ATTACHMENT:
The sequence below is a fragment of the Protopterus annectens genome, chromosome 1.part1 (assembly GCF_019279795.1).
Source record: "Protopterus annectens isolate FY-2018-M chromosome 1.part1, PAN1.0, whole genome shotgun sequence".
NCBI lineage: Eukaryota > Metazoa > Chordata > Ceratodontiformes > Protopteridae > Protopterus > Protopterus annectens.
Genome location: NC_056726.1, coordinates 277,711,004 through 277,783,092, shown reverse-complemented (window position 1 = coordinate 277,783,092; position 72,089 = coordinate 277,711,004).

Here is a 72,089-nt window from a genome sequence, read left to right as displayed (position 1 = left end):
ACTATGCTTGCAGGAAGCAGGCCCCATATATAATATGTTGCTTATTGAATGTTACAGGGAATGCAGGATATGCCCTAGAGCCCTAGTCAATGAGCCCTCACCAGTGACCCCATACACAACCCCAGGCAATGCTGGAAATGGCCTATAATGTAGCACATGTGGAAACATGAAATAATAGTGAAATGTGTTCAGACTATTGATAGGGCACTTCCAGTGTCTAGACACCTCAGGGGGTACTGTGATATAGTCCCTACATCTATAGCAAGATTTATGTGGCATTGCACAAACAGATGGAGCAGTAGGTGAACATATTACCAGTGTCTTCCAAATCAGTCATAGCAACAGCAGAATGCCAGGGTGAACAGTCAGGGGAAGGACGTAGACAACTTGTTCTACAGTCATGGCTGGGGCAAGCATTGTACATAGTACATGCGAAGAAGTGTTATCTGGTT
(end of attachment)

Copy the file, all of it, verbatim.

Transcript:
The sequence below is a fragment of the Protopterus annectens genome, chromosome 1.part1 (assembly GCF_019279795.1).
Source record: "Protopterus annectens isolate FY-2018-M chromosome 1.part1, PAN1.0, whole genome shotgun sequence".
NCBI lineage: Eukaryota > Metazoa > Chordata > Ceratodontiformes > Protopteridae > Protopterus > Protopterus annectens.
Genome location: NC_056726.1, coordinates 277,711,004 through 277,783,092, shown reverse-complemented (window position 1 = coordinate 277,783,092; position 72,089 = coordinate 277,711,004).

Here is a 72,089-nt window from a genome sequence, read left to right as displayed (position 1 = left end):
ACTATGCTTGCAGGAAGCAGGCCCCATATATAATATGTTGCTTATTGAATGTTACAGGGAATGCAGGATATGCCCTAGAGCCCTAGTCAATGAGCCCTCACCAGTGACCCCATACACAACCCCAGGCAATGCTGGAAATGGCCTATAATGTAGCACATGTGGAAACATGAAATAATAGTGAAATGTGTTCAGACTATTGATAGGGCACTTCCAGTGTCTAGACACCTCAGGGGGTACTGTGATATAGTCCCTACATCTATAGCAAGATTTATGTGGCATTGCACAAACAGATGGAGCAGTAGGTGAACATATTACCAGTGTCTTCCAAATCAGTCATAGCAACAGCAGAATGCCAGGGTGAACAGTCAGGGGAAGGACGTAGACAACTTGTTCTACAGTCATGGCTGGGGCAAGCATTGTACATAGTACATGCGAAGAAGTGTTATCTGGTT